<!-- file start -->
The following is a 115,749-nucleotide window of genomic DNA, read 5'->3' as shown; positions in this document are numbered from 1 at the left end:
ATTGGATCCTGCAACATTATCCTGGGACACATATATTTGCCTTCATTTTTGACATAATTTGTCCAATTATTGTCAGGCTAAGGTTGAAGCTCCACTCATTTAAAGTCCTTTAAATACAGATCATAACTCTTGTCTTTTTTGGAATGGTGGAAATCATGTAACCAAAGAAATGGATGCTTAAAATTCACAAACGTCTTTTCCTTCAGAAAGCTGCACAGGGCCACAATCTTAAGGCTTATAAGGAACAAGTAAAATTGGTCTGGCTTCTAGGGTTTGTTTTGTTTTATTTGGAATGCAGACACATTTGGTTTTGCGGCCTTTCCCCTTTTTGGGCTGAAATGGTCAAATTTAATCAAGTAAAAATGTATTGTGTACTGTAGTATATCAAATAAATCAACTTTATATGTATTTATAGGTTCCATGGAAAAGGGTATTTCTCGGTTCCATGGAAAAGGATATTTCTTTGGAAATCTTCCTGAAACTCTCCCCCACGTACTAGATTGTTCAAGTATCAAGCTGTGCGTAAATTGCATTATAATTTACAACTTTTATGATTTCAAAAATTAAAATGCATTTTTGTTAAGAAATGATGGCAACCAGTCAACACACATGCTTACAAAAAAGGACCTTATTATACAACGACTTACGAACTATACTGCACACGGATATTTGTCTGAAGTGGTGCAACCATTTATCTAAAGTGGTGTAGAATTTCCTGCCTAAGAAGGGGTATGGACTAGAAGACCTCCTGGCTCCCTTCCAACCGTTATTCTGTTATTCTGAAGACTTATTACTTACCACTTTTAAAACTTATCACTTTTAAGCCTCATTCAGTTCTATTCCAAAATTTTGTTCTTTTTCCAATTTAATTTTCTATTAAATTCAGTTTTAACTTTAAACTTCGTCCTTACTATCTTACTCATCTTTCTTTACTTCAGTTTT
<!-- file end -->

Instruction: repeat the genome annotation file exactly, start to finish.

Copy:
The following is a 115,749-nucleotide window of genomic DNA, read 5'->3' as shown; positions in this document are numbered from 1 at the left end:
ATTGGATCCTGCAACATTATCCTGGGACACATATATTTGCCTTCATTTTTGACATAATTTGTCCAATTATTGTCAGGCTAAGGTTGAAGCTCCACTCATTTAAAGTCCTTTAAATACAGATCATAACTCTTGTCTTTTTTGGAATGGTGGAAATCATGTAACCAAAGAAATGGATGCTTAAAATTCACAAACGTCTTTTCCTTCAGAAAGCTGCACAGGGCCACAATCTTAAGGCTTATAAGGAACAAGTAAAATTGGTCTGGCTTCTAGGGTTTGTTTTGTTTTATTTGGAATGCAGACACATTTGGTTTTGCGGCCTTTCCCCTTTTTGGGCTGAAATGGTCAAATTTAATCAAGTAAAAATGTATTGTGTACTGTAGTATATCAAATAAATCAACTTTATATGTATTTATAGGTTCCATGGAAAAGGGTATTTCTCGGTTCCATGGAAAAGGATATTTCTTTGGAAATCTTCCTGAAACTCTCCCCCACGTACTAGATTGTTCAAGTATCAAGCTGTGCGTAAATTGCATTATAATTTACAACTTTTATGATTTCAAAAATTAAAATGCATTTTTGTTAAGAAATGATGGCAACCAGTCAACACACATGCTTACAAAAAAGGACCTTATTATACAACGACTTACGAACTATACTGCACACGGATATTTGTCTGAAGTGGTGCAACCATTTATCTAAAGTGGTGTAGAATTTCCTGCCTAAGAAGGGGTATGGACTAGAAGACCTCCTGGCTCCCTTCCAACCGTTATTCTGTTATTCTGAAGACTTATTACTTACCACTTTTAAAACTTATCACTTTTAAGCCTCATTCAGTTCTATTCCAAAATTTTGTTCTTTTTCCAATTTAATTTTCTATTAAATTCAGTTTTAACTTTAAACTTCGTCCTTACTATCTTACTCATCTTTCTTTACTTCAGTTTT